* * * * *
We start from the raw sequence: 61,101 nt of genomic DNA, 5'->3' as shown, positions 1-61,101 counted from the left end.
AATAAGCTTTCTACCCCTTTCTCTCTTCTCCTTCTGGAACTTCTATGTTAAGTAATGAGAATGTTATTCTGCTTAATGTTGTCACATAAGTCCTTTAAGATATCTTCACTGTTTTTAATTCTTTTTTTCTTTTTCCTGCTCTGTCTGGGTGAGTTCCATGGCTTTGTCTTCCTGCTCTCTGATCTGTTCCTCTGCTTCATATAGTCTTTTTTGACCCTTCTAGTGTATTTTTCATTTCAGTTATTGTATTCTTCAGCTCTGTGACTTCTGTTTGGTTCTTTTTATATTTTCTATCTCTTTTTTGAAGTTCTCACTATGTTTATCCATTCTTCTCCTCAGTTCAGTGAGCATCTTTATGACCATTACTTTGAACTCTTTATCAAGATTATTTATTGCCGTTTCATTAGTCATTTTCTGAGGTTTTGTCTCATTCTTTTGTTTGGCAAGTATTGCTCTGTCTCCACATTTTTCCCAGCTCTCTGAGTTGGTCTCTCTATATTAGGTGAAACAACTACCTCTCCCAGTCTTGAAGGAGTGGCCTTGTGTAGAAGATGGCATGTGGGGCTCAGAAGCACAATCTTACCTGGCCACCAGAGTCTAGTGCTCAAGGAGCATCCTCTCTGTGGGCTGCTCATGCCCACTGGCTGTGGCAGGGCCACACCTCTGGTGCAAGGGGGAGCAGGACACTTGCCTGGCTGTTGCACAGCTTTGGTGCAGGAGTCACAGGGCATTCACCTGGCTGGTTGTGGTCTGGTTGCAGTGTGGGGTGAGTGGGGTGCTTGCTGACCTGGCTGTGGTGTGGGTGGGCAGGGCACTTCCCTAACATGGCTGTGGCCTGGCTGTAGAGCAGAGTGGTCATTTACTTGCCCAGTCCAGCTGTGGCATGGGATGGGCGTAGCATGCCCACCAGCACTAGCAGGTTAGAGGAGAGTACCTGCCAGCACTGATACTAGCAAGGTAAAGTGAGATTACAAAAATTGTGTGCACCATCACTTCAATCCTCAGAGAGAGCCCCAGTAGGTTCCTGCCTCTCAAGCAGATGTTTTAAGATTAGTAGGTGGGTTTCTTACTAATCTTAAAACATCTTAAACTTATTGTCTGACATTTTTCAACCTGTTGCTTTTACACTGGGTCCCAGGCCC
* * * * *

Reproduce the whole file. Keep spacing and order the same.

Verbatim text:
We start from the raw sequence: 61,101 nt of genomic DNA, 5'->3' as shown, positions 1-61,101 counted from the left end.
AATAAGCTTTCTACCCCTTTCTCTCTTCTCCTTCTGGAACTTCTATGTTAAGTAATGAGAATGTTATTCTGCTTAATGTTGTCACATAAGTCCTTTAAGATATCTTCACTGTTTTTAATTCTTTTTTTCTTTTTCCTGCTCTGTCTGGGTGAGTTCCATGGCTTTGTCTTCCTGCTCTCTGATCTGTTCCTCTGCTTCATATAGTCTTTTTTGACCCTTCTAGTGTATTTTTCATTTCAGTTATTGTATTCTTCAGCTCTGTGACTTCTGTTTGGTTCTTTTTATATTTTCTATCTCTTTTTTGAAGTTCTCACTATGTTTATCCATTCTTCTCCTCAGTTCAGTGAGCATCTTTATGACCATTACTTTGAACTCTTTATCAAGATTATTTATTGCCGTTTCATTAGTCATTTTCTGAGGTTTTGTCTCATTCTTTTGTTTGGCAAGTATTGCTCTGTCTCCACATTTTTCCCAGCTCTCTGAGTTGGTCTCTCTATATTAGGTGAAACAACTACCTCTCCCAGTCTTGAAGGAGTGGCCTTGTGTAGAAGATGGCATGTGGGGCTCAGAAGCACAATCTTACCTGGCCACCAGAGTCTAGTGCTCAAGGAGCATCCTCTCTGTGGGCTGCTCATGCCCACTGGCTGTGGCAGGGCCACACCTCTGGTGCAAGGGGGAGCAGGACACTTGCCTGGCTGTTGCACAGCTTTGGTGCAGGAGTCACAGGGCATTCACCTGGCTGGTTGTGGTCTGGTTGCAGTGTGGGGTGAGTGGGGTGCTTGCTGACCTGGCTGTGGTGTGGGTGGGCAGGGCACTTCCCTAACATGGCTGTGGCCTGGCTGTAGAGCAGAGTGGTCATTTACTTGCCCAGTCCAGCTGTGGCATGGGATGGGCGTAGCATGCCCACCAGCACTAGCAGGTTAGAGGAGAGTACCTGCCAGCACTGATACTAGCAAGGTAAAGTGAGATTACAAAAATTGTGTGCACCATCACTTCAATCCTCAGAGAGAGCCCCAGTAGGTTCCTGCCTCTCAAGCAGATGTTTTAAGATTAGTAGGTGGGTTTCTTACTAATCTTAAAACATCTTAAACTTATTGTCTGACATTTTTCAACCTGTTGCTTTTACACTGGGTCCCAGGCCC